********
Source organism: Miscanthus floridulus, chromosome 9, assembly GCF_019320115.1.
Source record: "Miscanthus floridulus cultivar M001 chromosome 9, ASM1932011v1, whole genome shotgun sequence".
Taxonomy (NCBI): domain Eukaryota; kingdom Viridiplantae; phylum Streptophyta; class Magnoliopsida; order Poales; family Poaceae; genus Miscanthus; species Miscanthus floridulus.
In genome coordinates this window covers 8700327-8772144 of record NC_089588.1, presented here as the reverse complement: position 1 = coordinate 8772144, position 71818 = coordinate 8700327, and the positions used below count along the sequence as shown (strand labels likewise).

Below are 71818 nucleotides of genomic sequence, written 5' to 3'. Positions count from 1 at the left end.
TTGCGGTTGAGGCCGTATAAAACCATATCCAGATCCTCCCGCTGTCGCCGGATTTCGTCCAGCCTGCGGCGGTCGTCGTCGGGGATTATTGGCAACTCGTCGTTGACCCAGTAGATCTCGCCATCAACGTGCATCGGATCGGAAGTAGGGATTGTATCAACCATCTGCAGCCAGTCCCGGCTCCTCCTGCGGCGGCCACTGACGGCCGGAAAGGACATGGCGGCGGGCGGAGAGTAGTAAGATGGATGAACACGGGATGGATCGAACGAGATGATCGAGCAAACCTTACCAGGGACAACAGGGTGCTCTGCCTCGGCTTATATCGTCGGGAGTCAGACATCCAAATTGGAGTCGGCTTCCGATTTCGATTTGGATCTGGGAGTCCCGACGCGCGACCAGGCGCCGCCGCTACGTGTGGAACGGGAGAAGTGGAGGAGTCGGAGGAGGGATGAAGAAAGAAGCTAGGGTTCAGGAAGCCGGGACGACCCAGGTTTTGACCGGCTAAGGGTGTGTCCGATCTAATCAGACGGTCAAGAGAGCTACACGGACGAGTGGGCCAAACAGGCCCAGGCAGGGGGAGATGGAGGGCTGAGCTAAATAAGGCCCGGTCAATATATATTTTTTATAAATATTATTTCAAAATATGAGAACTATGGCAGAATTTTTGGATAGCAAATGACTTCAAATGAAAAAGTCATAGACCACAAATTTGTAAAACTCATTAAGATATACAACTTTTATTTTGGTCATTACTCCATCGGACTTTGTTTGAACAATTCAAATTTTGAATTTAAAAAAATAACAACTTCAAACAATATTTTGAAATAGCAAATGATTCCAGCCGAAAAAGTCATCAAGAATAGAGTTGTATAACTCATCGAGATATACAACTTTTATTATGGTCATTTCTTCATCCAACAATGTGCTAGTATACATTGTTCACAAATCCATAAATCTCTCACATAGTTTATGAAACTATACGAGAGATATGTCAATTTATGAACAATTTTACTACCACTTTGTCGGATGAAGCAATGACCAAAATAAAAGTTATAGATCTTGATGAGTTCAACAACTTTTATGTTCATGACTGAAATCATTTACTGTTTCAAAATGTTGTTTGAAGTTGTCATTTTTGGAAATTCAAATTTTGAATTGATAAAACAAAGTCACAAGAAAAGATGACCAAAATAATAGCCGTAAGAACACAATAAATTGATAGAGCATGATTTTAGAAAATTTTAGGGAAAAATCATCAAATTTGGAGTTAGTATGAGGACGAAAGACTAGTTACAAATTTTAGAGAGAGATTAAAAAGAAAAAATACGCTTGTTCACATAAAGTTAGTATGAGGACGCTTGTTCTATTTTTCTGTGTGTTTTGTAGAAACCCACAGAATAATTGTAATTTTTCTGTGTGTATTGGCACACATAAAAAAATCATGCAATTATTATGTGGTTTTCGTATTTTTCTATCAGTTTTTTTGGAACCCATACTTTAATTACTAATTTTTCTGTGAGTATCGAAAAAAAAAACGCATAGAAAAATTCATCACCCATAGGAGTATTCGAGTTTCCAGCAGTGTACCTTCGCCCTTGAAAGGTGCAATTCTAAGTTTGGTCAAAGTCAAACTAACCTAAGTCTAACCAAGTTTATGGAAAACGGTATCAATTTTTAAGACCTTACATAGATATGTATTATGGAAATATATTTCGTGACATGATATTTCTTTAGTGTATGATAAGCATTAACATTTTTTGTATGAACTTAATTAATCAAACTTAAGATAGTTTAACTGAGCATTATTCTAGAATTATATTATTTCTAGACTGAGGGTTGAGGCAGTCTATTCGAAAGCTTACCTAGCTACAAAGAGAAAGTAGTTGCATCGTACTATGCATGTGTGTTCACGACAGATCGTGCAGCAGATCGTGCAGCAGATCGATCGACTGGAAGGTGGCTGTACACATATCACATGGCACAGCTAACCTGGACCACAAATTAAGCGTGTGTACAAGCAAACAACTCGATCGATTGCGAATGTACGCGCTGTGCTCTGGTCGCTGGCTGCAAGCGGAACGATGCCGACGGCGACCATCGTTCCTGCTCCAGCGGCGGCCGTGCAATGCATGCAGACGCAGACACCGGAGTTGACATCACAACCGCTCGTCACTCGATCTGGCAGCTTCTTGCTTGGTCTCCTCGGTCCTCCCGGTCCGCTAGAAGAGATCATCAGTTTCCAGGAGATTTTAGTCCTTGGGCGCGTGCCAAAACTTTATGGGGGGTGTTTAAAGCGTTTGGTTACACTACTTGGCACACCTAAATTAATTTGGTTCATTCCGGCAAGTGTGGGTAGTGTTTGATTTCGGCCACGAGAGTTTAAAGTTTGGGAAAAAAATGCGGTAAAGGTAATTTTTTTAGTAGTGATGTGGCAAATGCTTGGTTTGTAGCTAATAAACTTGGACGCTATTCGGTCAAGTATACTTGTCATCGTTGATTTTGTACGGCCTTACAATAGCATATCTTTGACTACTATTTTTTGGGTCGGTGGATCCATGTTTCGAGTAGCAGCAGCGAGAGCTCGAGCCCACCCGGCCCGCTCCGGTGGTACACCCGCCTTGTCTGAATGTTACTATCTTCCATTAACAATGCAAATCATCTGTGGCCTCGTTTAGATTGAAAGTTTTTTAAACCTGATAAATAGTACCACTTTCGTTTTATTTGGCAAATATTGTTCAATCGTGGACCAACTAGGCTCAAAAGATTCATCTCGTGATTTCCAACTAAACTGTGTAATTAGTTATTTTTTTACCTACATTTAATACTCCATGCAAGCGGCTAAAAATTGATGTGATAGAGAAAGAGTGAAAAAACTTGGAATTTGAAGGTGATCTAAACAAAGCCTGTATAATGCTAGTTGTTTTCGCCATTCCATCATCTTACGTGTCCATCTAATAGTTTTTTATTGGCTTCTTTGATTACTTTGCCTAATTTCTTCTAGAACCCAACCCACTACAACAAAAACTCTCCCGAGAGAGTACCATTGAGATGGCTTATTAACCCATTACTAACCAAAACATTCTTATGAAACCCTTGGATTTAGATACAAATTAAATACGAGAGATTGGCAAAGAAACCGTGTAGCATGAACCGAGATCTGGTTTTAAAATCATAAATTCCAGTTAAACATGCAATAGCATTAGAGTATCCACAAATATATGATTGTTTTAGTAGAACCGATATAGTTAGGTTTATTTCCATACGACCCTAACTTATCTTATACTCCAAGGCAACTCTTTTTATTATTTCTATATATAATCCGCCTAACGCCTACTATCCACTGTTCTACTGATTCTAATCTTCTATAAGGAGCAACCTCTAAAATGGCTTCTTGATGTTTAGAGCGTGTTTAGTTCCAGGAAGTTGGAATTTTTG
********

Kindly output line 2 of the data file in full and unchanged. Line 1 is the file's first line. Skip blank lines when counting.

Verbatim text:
Source record: "Miscanthus floridulus cultivar M001 chromosome 9, ASM1932011v1, whole genome shotgun sequence".